British teenager takes incredible win in her first ever international event. Words: Ben Goddard / Snowdon Sports
Great Britain’s Evie Richards wrote her name into history as she dazzled the international field and secured the inaugural Under-23 Women’s World Championship jersey.
The 18-year-old from Malvern, competing in her first international cyclo-cross race, rode clear of her rivals to take a comfortable 35-second victory in take gold in the new event.
“I really can’t believe I’ve done this in my first international cross race – it just feels amazing,” said Richards.
“I had no fear at all but it was so cold on the start line, and it was just chaos trying to get to the front as I started on the third row.”
The event has since become notorious after the UCI detained a bike belonging to Femke Van den Driessche after the race for reportedly containing a motor.
In other categories, Ian Field was GB’s best placed rider at 28th in the elite men’s race, but the victory went to Wout Van Aert who gave Belgium the win after overcoming a controversial crash in the closing stages.
The 21-year-old held the hopes of his nation but had two in-form Dutch riders to beat to claim the coveted rainbow jersey.
A hesitant race developed leading to eight riders forming at the front when Mathieu van der Poel crashed and his foot got trapped in Van Aert’s back wheel.
The pair both lost almost 30 seconds in the incident but the young Belgium champion battled back up to Lars Van Der Haar (Netherlands), who had looked a sure winner. Van Aert snatched the title with a last lap attack.
In the elite women’s race Thalita De Jong timed her effort to perfection to deny Sanne Cant the home victory she craved, while Nikki Harris was GB’s best finisher in fifth after having led early in the race.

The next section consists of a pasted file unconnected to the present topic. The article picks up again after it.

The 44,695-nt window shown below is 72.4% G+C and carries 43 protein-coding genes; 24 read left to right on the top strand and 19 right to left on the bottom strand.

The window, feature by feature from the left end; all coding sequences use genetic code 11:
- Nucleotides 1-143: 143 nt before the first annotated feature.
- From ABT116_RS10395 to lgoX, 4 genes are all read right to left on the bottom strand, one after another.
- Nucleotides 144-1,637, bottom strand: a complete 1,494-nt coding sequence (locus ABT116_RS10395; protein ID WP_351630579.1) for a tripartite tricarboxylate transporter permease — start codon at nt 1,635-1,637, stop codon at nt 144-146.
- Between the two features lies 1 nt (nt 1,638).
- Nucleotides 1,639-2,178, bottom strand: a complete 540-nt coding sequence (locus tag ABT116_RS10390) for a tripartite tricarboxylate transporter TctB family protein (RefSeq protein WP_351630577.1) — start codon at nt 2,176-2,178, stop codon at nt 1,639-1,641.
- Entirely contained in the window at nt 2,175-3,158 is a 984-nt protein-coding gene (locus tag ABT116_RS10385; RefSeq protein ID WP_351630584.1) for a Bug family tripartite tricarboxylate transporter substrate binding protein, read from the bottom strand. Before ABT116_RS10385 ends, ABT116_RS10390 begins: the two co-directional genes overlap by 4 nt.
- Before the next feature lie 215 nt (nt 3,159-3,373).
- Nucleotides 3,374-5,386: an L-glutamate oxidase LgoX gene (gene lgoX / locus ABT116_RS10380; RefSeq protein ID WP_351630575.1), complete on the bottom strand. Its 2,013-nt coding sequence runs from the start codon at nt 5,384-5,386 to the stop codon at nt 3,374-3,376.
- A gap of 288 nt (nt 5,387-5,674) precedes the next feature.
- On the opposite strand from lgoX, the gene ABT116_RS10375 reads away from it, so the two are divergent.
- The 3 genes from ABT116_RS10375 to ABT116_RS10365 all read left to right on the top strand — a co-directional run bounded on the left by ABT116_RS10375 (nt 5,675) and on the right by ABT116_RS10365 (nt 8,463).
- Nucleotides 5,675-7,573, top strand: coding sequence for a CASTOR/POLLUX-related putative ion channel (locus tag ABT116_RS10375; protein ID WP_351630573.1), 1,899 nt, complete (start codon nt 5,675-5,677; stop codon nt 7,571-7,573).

Dutch rider De Jong stunned the home crowd after riding from 11th on the opening lap and catching the leaders on the final lap before launching a decisive attack.
Cant tried to follow the winner but faded away into bronze while Caroline Manni (France) passed the Belgium favourite for silver.
It could have been so different for Harris who attacked the leading group and got a gap mid-race while the other riders hesitated.
This was until a slip an uphill section allowed the chasers to close the gap and Harris fell back to fifth on a frantic final lap.
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GB junior Thomas Pidcock was left to rue a poor gridding as he got stuck behind first lap crashes, allowing the medallists to ride away.
The 16-year-old ranked 54th in the world before the event, but he rode from 29th position back up to within contention of a medal.
On the last lap the youngster was 19 seconds quicker than the eventual winner Jens Dekker (Netherlands). but Pidcock ran out of track as he fell just short of a medal in fifth.
The under-23 men’s race provided yet another talking point of a dramatic weekend when Adam Toupalik (Czech Republic) thought he had won, only to be given the bell instead of the chequered flag.
Celebrating down the home straight, the youngster was devastated to hear the bell — and this was made worse when on the next time round he was beaten in the sprint by Eli Iserbyt (Belgium).